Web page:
To Test Some Boundaries, First You Charge Forward, and Then You Back Off: New York Theatre Ballet at Florence Gould Hall
By Brian Seibert, The New York Times
Sunday February 24, 2013
A choreographer chatting about his work can make for a dull spot in a dance program. But at Florence Gould Hall on Friday, Richard Alston not only spoke illuminatingly about his own choreography, he also gave an accurate endorsement of the troupe performing it, New York Theater Ballet. “I like the company I keep here,” he said, meaning both the unpretentious dancers and the high-class repertory. Mr. Alston’s “Light Flooding Into Darkened Rooms,” which received its United States premiere on Friday, is a fine example of the caliber of work this company regularly presents. Light, as from a window in a Vermeer painting, and 17th-century lute music composed by Denis Gaultier summon a culture in which a private moment between a man and a woman (Steven Melendez and Rie Ogura, both excellent) is governed by propriety. The encounter might be a dancing lesson. The vocabulary builds off Baroque steps. A rhythm between boundary testing and retreat subtly suggests how restraint might heighten sensuality but also the emotional toll of holding back. In a second section — set to mandolin music by the contemporary Japanese composer Jo Kondo, inspired by Gaultier but spikier — the pressure discharges more freely. Floating becomes flight, though not escape.
As Mr. Alston acknowledged, his work resembles the Stravinsky-Balanchine “Agon” in tone, yet “Light” is not another “Agon” copy. The correspondences between “Light” and the work that followed it on Friday, José Limón’s classic “Moor’s Pavane” — emotions contained by form and formality — are indicative of this company’s always thoughtful programming. There are salient connections too with the piece that preceded “Light,” the bedroom pas de deux from Antony Tudor’s “Romeo & Juliet,” though the stiff performances of Elena Zahlmann and Philip King served as a reminder that the company’s dancing isn’t always up to the level of its taste.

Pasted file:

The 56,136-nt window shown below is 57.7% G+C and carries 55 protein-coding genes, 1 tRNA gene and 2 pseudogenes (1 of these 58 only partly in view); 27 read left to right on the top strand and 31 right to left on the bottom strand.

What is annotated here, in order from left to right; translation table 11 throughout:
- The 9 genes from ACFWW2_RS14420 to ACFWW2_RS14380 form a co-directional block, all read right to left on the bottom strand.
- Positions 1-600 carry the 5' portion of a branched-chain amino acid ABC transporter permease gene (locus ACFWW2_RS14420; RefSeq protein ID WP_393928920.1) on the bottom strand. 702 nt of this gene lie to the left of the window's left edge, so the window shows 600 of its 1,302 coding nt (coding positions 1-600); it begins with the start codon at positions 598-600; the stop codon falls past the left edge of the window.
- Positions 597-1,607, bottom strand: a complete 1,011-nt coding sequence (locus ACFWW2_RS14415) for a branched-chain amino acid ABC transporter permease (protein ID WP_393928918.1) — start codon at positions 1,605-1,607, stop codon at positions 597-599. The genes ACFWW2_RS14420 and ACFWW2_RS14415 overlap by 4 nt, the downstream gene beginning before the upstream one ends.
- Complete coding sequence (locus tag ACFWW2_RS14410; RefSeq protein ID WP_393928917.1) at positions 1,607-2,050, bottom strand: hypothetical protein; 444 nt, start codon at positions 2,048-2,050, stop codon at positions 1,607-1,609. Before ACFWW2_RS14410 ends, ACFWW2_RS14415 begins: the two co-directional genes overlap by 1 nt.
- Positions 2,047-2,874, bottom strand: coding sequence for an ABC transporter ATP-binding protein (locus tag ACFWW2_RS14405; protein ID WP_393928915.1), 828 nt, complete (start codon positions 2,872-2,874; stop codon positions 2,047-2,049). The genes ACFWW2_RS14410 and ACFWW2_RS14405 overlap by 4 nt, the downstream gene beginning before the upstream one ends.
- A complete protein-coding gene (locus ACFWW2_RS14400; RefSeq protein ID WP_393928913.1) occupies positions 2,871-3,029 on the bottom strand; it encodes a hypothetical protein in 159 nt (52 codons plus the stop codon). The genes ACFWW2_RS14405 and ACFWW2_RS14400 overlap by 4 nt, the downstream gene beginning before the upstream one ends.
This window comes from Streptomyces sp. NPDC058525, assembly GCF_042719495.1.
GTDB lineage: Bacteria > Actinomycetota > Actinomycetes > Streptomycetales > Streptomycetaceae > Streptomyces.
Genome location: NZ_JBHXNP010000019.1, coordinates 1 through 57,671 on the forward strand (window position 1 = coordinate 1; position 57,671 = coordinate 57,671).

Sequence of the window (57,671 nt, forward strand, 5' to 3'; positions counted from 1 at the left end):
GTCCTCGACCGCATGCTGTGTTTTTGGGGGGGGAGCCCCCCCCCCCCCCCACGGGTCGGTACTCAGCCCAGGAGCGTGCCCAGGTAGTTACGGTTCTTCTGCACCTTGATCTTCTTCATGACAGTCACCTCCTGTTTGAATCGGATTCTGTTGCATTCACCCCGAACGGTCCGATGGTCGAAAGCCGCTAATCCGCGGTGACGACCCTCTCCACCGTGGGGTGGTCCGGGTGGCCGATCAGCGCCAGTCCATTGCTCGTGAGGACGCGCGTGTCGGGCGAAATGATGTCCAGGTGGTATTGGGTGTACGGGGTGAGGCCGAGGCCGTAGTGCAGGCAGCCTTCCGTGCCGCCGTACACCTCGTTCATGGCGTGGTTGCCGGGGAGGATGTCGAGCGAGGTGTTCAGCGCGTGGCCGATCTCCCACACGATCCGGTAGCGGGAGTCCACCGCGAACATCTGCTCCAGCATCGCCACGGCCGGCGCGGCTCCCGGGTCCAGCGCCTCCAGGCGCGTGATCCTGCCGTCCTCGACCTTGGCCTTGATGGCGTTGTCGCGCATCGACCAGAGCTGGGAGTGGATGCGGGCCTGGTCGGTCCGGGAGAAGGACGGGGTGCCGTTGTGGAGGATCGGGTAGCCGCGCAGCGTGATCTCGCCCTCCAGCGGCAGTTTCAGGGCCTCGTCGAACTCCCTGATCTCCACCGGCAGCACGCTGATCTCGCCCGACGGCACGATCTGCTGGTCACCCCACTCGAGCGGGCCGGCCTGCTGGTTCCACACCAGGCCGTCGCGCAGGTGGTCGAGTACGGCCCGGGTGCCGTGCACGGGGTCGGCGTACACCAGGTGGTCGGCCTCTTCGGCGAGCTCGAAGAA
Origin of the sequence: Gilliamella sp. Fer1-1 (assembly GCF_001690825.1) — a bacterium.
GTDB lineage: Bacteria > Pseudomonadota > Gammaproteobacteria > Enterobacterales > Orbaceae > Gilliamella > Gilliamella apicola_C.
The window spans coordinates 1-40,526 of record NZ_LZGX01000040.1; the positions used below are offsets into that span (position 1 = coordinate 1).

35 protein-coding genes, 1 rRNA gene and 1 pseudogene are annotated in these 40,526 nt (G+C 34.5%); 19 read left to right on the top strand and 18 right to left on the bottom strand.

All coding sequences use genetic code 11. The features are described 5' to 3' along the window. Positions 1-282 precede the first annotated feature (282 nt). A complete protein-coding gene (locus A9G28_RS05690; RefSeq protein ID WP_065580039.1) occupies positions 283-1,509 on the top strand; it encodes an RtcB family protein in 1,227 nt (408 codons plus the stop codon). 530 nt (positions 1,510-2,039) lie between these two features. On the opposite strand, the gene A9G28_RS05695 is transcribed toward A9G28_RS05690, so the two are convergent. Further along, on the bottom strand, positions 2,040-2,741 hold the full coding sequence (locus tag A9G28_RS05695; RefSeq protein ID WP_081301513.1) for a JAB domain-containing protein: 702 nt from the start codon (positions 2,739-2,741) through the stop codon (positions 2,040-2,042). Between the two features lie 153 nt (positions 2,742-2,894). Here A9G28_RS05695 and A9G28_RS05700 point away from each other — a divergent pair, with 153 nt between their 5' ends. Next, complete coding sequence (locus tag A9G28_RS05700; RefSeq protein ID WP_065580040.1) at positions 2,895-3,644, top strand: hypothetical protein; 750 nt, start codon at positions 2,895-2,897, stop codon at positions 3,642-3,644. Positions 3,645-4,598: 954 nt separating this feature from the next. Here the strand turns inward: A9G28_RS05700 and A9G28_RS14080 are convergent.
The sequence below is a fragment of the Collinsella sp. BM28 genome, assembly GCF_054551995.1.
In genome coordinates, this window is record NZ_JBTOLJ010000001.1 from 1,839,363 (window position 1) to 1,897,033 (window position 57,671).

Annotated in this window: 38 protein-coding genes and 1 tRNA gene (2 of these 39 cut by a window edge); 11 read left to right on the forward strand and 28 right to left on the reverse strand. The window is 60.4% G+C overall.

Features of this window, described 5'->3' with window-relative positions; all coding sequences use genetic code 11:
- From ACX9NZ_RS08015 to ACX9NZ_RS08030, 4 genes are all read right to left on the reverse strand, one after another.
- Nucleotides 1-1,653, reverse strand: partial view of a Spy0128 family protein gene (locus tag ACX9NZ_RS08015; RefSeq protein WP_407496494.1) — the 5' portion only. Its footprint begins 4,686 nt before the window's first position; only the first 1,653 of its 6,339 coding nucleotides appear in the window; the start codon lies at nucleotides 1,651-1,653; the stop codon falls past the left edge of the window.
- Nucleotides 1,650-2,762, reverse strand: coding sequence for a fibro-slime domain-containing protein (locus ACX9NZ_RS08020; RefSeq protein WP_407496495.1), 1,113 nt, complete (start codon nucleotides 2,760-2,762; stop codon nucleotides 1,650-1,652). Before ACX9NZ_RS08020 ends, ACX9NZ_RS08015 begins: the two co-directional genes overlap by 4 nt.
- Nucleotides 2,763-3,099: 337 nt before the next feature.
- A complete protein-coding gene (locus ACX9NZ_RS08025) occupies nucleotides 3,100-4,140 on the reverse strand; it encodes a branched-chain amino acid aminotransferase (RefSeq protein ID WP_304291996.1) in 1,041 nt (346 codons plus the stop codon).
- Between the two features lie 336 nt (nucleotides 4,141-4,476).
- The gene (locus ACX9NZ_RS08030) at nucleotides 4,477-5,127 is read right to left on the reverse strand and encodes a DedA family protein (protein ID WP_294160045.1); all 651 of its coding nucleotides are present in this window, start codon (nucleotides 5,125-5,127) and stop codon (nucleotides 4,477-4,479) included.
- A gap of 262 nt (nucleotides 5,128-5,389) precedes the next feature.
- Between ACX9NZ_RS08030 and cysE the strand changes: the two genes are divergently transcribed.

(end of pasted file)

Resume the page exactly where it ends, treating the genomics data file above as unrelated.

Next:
Jerome Robbins’s “Rondo,” last seen in New York a year or two after its 1980 premiere, is no lost masterpiece. But the ballet is a handsome arrangement of classroom steps for two women whose mirroring is complicated by individual embellishments and who partner each other on an unusually equal basis. Amanda Lynch and Amanda Treiber paid close attention to Robbins’s close attention to Mozart, as played crisply by the house pianist, Michael Scales. Live music: another company strength.
For Pam Tanowitz’s new “Short Memory” Mr. Scales, joined by the violinist Pauline Kim Harris, skipped ahead a few centuries to the California modernism of Lou Harrison and Henry Cowell. The placement of the musicians at center rear helps set up Ms. Tanowitz’s brilliant use of stage space: potentially dead corners are full of life; the front layer of activity is not more important than those behind it.
“Short Memory” is a dance for six, yet the groupings and comings and goings make it seem more populous. Eccentric gestures like wriggling fingers are woven into unpredictable yet convincing patterns, bristling with witty detail. Between Ms. Tanowitz’s piece and a premiere last year by Mr. Alston, New York Theater Ballet is producing new works as good as — and often better than — its bigger siblings.
< Back to News & Press